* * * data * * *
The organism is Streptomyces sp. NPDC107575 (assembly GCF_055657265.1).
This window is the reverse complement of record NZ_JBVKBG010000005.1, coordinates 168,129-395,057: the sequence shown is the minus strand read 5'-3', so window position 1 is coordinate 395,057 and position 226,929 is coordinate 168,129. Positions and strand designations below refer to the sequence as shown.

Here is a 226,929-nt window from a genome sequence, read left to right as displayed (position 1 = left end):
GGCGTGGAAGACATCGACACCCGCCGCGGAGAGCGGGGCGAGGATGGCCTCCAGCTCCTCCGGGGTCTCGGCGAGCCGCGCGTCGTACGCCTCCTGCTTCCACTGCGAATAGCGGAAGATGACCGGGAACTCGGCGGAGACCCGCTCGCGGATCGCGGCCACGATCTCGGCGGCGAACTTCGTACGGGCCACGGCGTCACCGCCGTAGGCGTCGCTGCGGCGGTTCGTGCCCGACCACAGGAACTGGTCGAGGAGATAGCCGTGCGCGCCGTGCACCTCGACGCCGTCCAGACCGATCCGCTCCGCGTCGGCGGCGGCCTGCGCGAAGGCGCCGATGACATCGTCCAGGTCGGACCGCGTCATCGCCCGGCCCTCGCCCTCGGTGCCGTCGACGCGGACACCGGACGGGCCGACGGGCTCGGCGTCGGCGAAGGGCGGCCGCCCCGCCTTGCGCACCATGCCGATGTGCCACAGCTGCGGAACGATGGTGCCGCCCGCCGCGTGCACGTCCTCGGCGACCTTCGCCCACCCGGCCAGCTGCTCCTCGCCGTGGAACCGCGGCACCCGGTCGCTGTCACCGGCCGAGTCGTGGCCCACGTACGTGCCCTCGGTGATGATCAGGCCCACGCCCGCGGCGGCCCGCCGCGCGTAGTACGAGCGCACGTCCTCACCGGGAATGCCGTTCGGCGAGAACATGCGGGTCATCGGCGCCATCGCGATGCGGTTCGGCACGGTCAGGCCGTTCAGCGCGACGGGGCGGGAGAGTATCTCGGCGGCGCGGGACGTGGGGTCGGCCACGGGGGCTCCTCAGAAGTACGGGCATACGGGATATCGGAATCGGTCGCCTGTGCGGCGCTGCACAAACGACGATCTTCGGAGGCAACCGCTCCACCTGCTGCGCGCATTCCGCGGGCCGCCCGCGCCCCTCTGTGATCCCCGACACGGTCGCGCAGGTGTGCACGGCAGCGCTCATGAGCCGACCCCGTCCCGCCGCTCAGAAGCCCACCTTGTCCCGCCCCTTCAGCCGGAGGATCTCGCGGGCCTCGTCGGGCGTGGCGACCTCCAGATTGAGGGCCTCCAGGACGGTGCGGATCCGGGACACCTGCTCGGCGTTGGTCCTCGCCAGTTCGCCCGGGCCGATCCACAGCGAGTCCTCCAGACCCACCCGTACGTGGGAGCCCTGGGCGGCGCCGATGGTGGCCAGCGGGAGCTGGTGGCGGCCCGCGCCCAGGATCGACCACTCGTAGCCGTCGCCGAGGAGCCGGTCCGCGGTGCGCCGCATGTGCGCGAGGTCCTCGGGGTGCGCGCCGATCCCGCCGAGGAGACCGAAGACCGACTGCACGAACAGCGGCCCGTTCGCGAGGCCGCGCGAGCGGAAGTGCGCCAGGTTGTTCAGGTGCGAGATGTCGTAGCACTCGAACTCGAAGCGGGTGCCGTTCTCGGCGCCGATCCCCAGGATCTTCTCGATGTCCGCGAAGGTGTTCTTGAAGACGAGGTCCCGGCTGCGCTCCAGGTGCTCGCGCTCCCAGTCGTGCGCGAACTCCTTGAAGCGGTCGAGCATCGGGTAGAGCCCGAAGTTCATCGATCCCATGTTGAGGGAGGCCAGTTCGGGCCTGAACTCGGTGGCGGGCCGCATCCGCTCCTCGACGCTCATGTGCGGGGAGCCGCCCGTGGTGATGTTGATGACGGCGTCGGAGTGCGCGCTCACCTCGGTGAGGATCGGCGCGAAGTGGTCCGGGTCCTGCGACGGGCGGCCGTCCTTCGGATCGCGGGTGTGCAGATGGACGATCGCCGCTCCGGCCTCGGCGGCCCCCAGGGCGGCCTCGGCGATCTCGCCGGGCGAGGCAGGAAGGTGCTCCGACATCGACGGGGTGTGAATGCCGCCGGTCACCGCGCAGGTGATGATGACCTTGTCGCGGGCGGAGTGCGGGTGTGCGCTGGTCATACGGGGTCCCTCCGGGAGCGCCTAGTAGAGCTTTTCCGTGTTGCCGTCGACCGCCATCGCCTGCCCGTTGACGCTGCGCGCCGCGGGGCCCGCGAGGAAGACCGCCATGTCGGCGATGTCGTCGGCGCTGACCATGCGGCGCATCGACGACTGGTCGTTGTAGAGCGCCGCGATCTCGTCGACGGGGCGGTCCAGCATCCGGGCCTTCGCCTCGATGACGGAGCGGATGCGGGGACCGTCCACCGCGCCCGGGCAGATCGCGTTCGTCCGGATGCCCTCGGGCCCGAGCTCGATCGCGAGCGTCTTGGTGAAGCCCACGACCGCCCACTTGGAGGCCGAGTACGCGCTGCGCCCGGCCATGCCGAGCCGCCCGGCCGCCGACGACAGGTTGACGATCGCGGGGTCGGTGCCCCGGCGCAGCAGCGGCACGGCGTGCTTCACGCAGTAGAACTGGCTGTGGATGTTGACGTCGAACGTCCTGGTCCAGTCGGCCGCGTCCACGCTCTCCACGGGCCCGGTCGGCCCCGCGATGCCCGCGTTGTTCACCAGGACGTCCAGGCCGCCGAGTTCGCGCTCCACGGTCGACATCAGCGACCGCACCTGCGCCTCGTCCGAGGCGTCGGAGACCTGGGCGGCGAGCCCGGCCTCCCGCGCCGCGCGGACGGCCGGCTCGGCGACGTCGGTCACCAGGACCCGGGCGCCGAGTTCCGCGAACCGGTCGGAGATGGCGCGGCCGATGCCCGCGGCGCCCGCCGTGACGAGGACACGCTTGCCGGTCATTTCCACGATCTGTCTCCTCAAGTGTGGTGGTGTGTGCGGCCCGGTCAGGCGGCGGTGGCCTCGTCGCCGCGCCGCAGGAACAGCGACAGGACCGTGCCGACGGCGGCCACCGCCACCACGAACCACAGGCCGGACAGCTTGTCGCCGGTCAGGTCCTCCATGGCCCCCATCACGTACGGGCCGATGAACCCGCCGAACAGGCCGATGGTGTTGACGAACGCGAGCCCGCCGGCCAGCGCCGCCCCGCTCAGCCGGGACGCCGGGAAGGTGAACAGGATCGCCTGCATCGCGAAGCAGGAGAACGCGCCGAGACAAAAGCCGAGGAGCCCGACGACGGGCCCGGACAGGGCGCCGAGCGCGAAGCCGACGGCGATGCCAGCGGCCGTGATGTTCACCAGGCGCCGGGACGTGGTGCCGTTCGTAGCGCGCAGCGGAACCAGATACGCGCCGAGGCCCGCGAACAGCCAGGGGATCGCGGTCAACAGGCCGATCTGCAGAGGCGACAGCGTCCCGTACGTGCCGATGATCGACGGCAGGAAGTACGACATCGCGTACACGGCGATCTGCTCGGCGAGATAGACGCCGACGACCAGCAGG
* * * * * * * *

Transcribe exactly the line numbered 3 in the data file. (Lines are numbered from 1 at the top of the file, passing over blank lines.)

Here is a 226,929-nt window from a genome sequence, read left to right as displayed (position 1 = left end):